Archives for 2013

The Fullness of Our Destiny

I picked up a copy of an old book called The Laughter of God: At Ease With Prayer by Trappistine nun Miriam Pollard from the used book tent at the Monastery of the Holy Spirit's Fall Festival earlier this month. It's an insightful book which seeks to foster a sense of prayer as a means of entering into intimacy with God — the God who laughs and loves, a healthy corrective to the frightening God of judgment and wrath that so often seems to be the stock in trade of old-style religion. Here is a sn … [Read more...]

Deep Listening

The other day when several folks gathered at a church in Atlanta to participate in the Shalem Institute's 40th Anniversary "Circle the World in Prayer" vigil, one participant talked about a wonderful teaching she once received from Jerry May, who was a senior fellow at Shalem and the author of such classic books as Will & Spirit and Addiction & Grace. My friend shared an idea that May spoke of, called "deep listening." As we enter into silence, we consciously choose to let go of the … [Read more...]

Sharing in the Passion of Christ (Why Contemplation is Revolutionary, Part Eight)

This is part of a series on “Why Contemplation is Revolutionary.” If you want to start at the beginning, follow this link: The Archbishop and the Community Theologian.When we struggle with contemplative practice — facing our own inner chaos, turmoil, and darkness — we participate in the passion of Christ, which is a deeply revolutionary matter.Here's what Kenneth Leech has to say: The contemplative shares in the passion of Christ which is both an identification with the pain of the world … [Read more...]

Chaos, Crisis, and the Pursuit of the Vision of God (Why Contemplation is Revolutionary, Part Seven)

This is part of a series on "Why Contemplation is Revolutionary." If you want to start at the beginning, follow this link: The Archbishop and the Community Theologian.The other day, I wrote this about contemplation: It’s really just practice in a new way of seeing. ”Simply seeing things in a new light — this is what contemplation is,” remarked Brian D. McLaren in his book A Generous Orthodoxy. He’s right. Then there’s Richard Rohr, who describes contemplation as “learning to see as the mysti … [Read more...]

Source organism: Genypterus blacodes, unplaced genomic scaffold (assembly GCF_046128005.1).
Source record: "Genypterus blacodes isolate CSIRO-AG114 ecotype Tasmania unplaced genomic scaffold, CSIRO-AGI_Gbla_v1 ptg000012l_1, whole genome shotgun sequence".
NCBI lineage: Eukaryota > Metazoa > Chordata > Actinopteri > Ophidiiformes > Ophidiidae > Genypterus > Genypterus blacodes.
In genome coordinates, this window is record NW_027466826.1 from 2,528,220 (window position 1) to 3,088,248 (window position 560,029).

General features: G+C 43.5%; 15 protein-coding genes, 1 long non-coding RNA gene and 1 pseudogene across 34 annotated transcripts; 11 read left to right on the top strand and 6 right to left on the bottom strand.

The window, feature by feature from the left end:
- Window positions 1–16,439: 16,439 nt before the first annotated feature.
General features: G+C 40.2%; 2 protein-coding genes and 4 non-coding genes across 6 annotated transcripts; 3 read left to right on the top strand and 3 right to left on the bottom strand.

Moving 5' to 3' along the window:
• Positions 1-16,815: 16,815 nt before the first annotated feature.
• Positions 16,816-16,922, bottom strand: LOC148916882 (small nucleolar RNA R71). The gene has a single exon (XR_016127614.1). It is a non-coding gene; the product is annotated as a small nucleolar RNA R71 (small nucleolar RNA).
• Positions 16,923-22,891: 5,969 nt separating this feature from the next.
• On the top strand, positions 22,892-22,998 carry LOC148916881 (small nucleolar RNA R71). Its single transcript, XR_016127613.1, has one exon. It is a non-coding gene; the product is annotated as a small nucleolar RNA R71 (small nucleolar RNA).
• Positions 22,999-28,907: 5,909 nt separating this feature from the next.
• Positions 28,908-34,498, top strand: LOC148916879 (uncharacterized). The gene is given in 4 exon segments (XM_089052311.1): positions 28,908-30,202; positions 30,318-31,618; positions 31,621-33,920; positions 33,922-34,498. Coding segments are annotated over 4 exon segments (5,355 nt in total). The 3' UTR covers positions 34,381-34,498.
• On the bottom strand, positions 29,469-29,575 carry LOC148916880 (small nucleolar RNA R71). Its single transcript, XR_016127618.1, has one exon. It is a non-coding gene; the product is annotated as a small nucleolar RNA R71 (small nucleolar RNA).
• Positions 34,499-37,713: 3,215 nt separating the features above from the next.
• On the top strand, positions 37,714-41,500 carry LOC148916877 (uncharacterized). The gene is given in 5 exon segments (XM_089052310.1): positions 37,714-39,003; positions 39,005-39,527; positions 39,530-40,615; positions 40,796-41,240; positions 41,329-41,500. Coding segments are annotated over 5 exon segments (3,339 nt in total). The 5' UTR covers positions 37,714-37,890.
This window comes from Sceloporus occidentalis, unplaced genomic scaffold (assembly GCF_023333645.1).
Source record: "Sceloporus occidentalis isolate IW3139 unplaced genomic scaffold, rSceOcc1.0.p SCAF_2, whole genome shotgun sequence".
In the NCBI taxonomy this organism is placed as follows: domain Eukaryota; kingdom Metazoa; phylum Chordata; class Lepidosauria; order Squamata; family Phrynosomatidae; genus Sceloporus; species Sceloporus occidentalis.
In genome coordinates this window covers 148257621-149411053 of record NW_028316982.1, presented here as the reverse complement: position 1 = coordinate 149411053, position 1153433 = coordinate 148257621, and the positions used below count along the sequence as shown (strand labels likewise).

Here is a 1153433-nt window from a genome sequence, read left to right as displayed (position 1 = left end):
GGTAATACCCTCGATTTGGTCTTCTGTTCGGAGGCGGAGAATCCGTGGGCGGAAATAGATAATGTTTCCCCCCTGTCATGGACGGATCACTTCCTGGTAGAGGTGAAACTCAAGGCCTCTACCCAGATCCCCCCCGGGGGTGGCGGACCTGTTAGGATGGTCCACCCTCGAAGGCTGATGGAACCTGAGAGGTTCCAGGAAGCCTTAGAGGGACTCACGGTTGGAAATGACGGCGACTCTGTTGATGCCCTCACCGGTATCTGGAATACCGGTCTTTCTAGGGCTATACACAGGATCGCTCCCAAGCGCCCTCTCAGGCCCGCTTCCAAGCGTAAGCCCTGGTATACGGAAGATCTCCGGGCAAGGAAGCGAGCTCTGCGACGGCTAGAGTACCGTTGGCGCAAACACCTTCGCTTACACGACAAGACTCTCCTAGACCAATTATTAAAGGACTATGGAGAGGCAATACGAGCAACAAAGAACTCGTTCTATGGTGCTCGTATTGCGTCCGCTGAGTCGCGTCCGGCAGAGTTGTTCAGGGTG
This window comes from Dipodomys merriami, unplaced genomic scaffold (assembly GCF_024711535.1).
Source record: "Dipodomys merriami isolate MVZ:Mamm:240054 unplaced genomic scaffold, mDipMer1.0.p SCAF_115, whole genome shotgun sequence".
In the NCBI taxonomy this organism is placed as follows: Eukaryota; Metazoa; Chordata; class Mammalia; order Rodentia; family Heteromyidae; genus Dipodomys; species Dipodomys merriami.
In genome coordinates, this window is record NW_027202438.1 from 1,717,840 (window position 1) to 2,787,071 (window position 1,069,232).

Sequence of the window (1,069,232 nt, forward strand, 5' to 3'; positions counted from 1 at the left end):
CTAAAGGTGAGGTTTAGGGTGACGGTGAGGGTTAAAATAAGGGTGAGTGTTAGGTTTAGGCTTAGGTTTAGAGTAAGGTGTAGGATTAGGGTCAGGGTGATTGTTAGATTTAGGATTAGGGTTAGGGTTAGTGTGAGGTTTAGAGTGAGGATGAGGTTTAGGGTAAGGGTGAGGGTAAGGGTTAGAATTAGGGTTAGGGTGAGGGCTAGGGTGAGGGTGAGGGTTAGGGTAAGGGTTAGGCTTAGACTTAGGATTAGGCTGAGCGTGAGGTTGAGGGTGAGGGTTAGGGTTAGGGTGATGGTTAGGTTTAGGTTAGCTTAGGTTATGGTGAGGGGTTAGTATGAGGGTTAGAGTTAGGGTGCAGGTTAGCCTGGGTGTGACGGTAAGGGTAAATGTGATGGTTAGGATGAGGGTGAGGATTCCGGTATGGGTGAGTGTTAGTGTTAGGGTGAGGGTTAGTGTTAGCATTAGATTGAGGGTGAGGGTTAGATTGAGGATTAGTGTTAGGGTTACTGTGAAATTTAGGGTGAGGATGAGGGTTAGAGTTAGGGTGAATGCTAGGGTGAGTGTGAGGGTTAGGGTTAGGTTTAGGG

Exploring the “Inner Wasteland” (Why Contemplation is Revolutionary, Part Six)

This is part of a series on "Why Contemplation is Revolutionary." If you want to start at the beginning, follow this link: The Archbishop and the Community Theologian.Yesterday we looked at a quote about contemplation from Anglican theologian Kenneth Leech. Following his assertion that "contemplation has a context," we looked at how the many social, political, and environmental concerns of our time form the milieu in which a life of silent prayer must occur. Unlike some critics of … [Read more...]

Why Contemplation is Revolutionary (Part One)

In yesterday's post (The Archbishop and the Community Theologian) I quoted two renowned living contemplatives — emeritus Archbishop of Canterbury Rowan Williams and author/community theologian Kenneth Leech — both speaking of the communal and social implications of contemplative prayer.Naysayers, stand aside. Contemplative prayer is not about navel-gazing or self-absorbed "spiritual experiences." Indeed, anyone who explores contemplation only out of a desire for mystical experience or per … [Read more...]

My First Article in Contemplative Journal, or, How to Be a Faithful Christian While Embracing Interspirituality

Contemplative Journal is the loveliest and most promising new website to come along in quite some time. Unlike some of the more prominent inter-religious websites, this start-up is dedicated to the contemplative dimension of the spiritual life, with a decidedly interspiritual presence. Early contributors included a variety of well-known and intriguing voices in the contemplative world: Judith Simmer-Brown, Rabbi Rami Shapiro, Mirabai Starr, Thomas Keating, and many others. According to its … [Read more...]